The missing link in African health systems? The auto mechanic

The missing link in African health systems? The auto mechanic

A Riders healthcare worker. Photo: <a href="http://www.riders.org">Riders for Health</a>
A Riders healthcare worker. Photo: Riders for Health

Twenty-four years ago, Barry and Andrea Coleman saw women in labor being carted to hospital in wheelbarrows. Today their organisation, Riders for Health, mobilizes 3000 health workers with reliable transportation and ensures 12 million Africans have access to health care.

In Sub-Saharan Africa, sick or pregnant people who live more than five miles away from a health centre have lower rates of survival than those who live close to a clinic. The Colemans witnessed this tragic reality firsthand when they visited Africa in the late 1980s. Given the clear need for reliable healthcare transportation, they were dismayed to see relatively new aid agency motorbikes lying abandoned at the roadside for want of basic repairs. The couple, who share a background in professional motorbike racing, realized they could apply their skills to the problems they had encountered. So they re-mortgaged their house and set up Riders for Health.

Organisations working in Africa often lack the funding and expertise needed to run vehicles correctly in hostile environments. Riders addresses this gap. They employ over 300 staff in the Gambia, Zambia, Lesotho, Kenya, Zimbabwe and Nigeria and manage 1300 healthcare vehicles. Their technicians travel to remote locations to service vehicles. The organisation also trains healthcare workers to ride safely and carry out basic maintenance checks. Additionally, they offer a courier service that transports blood and other medical samples between rural clinics and urban laboratories.

Riders for Health is a non-profit organisation but, in order to ensure economic sustainability, they have developed entrepreneurial solutions that tap into the power of the marketplace. They charge for their services on a cost per kilometer basis. Although initially focused on maintaining vehicles owned by healthcare organizations, more recently they have developed an innovative leasing system. This program was successfully implemented in the Gambia in 2009 where they now lease 240 of their own vehicles to the Ministry of Health. In its first year of operation the fleet covered 2.2 million km and brought about a 32 percent increase in health centers scheduling outreach clinics in rural communities. Thanks to the leasing model, the Gambia is the first country in Africa capable of delivering healthcare to its entire population.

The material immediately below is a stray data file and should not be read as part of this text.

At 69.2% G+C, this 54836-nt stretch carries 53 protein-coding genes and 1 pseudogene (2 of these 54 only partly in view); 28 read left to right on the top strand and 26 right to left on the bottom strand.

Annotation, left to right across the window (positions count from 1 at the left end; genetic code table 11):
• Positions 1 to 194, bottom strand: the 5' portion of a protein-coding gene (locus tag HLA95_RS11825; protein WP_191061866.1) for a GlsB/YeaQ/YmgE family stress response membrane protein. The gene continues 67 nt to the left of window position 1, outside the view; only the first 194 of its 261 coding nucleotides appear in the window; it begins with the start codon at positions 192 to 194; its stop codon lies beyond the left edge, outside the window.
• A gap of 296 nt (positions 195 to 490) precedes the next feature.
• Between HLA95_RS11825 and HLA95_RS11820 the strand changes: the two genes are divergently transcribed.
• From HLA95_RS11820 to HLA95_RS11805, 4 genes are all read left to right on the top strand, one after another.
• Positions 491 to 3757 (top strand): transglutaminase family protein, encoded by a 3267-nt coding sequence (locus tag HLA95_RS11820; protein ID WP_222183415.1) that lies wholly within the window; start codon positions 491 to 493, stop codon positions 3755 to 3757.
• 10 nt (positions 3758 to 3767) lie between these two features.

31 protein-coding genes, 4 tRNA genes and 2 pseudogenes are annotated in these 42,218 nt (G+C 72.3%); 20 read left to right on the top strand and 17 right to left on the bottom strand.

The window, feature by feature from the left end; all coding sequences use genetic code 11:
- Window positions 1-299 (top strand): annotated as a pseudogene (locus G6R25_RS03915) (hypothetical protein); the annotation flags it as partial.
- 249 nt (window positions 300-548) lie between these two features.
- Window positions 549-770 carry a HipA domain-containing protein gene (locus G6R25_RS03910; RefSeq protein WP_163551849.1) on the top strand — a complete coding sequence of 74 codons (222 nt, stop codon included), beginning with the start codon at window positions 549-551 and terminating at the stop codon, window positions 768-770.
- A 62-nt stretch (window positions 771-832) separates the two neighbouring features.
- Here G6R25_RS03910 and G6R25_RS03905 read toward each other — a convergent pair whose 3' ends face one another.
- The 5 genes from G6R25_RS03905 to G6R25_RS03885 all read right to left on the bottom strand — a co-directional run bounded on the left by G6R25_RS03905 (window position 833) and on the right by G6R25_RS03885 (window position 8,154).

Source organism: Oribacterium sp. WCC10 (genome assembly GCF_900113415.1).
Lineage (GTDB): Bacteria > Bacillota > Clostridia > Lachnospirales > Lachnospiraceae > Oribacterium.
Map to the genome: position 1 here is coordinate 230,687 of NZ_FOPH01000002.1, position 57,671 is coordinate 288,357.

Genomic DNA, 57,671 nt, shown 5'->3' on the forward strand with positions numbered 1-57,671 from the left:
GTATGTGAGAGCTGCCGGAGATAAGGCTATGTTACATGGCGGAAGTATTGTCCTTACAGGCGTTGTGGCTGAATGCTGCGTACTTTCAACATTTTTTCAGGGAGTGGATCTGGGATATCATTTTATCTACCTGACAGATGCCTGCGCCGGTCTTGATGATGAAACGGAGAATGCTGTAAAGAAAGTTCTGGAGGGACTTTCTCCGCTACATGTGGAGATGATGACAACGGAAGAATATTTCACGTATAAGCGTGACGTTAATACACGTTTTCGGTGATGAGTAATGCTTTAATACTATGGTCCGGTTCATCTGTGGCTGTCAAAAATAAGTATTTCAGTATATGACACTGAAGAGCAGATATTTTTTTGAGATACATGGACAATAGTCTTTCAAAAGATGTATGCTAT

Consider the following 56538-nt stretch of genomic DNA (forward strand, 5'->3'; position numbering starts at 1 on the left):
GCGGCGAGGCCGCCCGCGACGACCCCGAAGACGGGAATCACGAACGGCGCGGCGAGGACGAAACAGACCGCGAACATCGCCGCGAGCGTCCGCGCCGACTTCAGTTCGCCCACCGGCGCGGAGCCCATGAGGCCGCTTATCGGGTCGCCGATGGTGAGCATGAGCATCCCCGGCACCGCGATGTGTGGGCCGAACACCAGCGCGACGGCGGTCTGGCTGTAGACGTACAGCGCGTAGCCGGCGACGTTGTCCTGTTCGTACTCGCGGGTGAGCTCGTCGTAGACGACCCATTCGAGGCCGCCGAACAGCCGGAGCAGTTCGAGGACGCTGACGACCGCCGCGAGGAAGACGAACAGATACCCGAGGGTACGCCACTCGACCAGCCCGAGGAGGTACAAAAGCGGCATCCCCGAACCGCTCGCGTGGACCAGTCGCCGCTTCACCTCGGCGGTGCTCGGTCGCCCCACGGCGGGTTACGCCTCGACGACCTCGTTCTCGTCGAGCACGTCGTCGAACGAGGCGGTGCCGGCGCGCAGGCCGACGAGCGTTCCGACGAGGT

From a healthcare perspective, Riders’ achievements speak for themselves. With reliable transportation, a clinician can help four times the number of people than they could without. So, for example, after they first set up in the Gambia in 2002, diarrhea diagnoses increased by 261 percent and malaria diagnoses by 55 percent, compared to 2001. In terms of poverty alleviation, this is critical. Barry Coleman puts it simply: "You need a healthy population if you are going to have the slightest cat in hell's chance of doing anything about poverty."

From an economic perspective, regularly maintained vehicles are also more cost-effective. A 2005 OC&C due diligence report found that in the Gambia, the annual fleet maintenance cost per patient treated was 24 percent less with a Riders-managed fleet than an unmanaged fleet.

Barry Coleman jokes that "changing oil filters so vehicles don’t break is very far down the [development community's] intellectual pecking order.” But as financial guru Alvin Hall points out his TV program about Riders, it is the simplicity of their approach that is its strength: "It's not rocket science. And it’s not sexy. But it saves lives."

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